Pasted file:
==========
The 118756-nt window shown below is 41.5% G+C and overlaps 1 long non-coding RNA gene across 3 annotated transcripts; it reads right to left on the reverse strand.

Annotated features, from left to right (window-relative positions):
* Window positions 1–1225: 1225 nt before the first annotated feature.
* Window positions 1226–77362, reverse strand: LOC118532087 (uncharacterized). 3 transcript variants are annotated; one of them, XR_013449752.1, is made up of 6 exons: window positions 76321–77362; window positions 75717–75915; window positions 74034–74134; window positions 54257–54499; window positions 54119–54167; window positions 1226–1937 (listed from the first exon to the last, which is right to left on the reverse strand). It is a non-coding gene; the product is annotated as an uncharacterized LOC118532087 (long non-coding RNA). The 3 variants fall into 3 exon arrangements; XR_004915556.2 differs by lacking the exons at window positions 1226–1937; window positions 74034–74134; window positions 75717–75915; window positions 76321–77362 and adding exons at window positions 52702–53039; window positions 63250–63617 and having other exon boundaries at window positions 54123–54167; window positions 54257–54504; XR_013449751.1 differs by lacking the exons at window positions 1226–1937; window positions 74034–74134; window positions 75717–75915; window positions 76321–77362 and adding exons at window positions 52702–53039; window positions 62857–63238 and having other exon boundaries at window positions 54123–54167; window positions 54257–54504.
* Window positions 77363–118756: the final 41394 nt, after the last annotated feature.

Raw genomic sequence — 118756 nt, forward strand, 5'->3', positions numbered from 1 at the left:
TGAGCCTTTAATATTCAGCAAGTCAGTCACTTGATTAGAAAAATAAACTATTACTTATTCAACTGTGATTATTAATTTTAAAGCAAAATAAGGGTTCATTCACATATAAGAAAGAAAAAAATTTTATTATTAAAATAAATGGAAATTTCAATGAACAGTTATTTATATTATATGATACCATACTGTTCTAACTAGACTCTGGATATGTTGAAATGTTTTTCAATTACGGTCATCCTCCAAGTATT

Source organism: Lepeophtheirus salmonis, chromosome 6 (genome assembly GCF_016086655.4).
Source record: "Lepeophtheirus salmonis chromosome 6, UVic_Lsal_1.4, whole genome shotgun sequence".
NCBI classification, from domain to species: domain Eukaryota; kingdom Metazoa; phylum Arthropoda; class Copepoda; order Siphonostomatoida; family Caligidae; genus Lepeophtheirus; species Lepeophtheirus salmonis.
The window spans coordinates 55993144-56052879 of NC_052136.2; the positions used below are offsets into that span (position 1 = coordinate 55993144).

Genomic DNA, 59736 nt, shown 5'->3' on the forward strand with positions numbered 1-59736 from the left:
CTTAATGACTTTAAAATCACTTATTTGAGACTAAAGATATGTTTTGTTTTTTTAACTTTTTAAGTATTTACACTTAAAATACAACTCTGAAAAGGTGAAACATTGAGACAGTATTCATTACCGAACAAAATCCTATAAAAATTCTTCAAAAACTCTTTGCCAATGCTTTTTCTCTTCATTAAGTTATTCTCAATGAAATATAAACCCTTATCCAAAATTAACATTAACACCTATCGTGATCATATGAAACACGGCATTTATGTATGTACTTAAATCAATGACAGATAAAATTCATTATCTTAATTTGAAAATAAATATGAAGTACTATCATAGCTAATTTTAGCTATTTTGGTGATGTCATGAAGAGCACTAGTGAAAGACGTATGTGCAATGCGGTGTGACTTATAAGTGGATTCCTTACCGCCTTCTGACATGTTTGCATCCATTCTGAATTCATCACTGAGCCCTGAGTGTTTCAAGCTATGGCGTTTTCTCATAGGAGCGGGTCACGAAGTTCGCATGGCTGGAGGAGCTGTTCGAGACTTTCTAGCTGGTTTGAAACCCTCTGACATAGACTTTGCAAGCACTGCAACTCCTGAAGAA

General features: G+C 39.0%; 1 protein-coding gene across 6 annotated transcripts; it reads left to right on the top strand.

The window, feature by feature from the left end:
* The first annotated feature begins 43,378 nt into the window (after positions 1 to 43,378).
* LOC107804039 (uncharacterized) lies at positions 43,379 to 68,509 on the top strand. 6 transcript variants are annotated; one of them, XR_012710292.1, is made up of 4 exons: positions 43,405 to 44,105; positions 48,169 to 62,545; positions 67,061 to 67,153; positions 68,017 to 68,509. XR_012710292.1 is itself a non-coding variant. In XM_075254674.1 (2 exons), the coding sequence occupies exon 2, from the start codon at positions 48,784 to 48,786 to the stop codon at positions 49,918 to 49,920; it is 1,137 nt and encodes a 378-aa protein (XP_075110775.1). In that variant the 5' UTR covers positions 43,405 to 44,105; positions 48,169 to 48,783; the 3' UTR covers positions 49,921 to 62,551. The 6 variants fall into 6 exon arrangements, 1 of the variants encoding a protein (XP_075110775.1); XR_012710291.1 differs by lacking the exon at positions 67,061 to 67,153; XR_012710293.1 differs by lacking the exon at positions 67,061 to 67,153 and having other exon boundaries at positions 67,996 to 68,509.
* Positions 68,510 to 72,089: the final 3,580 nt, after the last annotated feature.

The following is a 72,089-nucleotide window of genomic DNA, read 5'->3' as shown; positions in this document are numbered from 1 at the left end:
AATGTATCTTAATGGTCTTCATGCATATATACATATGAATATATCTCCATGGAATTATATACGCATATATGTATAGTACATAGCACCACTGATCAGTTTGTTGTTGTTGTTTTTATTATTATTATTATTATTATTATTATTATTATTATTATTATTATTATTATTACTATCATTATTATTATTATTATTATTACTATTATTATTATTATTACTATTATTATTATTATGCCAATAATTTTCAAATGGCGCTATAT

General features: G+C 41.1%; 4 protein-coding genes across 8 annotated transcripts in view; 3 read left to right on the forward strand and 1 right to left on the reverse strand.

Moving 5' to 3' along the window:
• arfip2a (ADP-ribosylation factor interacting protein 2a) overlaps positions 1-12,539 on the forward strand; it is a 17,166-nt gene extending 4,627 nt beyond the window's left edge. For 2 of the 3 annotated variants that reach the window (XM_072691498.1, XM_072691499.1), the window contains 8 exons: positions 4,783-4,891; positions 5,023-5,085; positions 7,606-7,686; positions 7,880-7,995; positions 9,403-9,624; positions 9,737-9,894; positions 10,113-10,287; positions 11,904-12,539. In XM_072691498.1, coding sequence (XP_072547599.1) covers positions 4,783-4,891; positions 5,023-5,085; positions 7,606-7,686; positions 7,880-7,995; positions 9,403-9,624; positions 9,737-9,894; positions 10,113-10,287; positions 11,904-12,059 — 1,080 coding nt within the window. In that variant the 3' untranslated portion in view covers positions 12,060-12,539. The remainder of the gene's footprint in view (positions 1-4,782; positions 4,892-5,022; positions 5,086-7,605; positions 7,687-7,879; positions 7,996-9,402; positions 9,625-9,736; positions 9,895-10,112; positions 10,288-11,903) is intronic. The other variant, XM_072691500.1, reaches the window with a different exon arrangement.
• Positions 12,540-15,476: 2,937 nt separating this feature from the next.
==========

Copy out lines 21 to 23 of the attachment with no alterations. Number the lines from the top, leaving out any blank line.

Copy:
General features: G+C 41.1%; 4 protein-coding genes across 8 annotated transcripts in view; 3 read left to right on the forward strand and 1 right to left on the reverse strand.

Moving 5' to 3' along the window:
• arfip2a (ADP-ribosylation factor interacting protein 2a) overlaps positions 1-12,539 on the forward strand; it is a 17,166-nt gene extending 4,627 nt beyond the window's left edge. For 2 of the 3 annotated variants that reach the window (XM_072691498.1, XM_072691499.1), the window contains 8 exons: positions 4,783-4,891; positions 5,023-5,085; positions 7,606-7,686; positions 7,880-7,995; positions 9,403-9,624; positions 9,737-9,894; positions 10,113-10,287; positions 11,904-12,539. In XM_072691498.1, coding sequence (XP_072547599.1) covers positions 4,783-4,891; positions 5,023-5,085; positions 7,606-7,686; positions 7,880-7,995; positions 9,403-9,624; positions 9,737-9,894; positions 10,113-10,287; positions 11,904-12,059 — 1,080 coding nt within the window. In that variant the 3' untranslated portion in view covers positions 12,060-12,539. The remainder of the gene's footprint in view (positions 1-4,782; positions 4,892-5,022; positions 5,086-7,605; positions 7,687-7,879; positions 7,996-9,402; positions 9,625-9,736; positions 9,895-10,112; positions 10,288-11,903) is intronic. The other variant, XM_072691500.1, reaches the window with a different exon arrangement.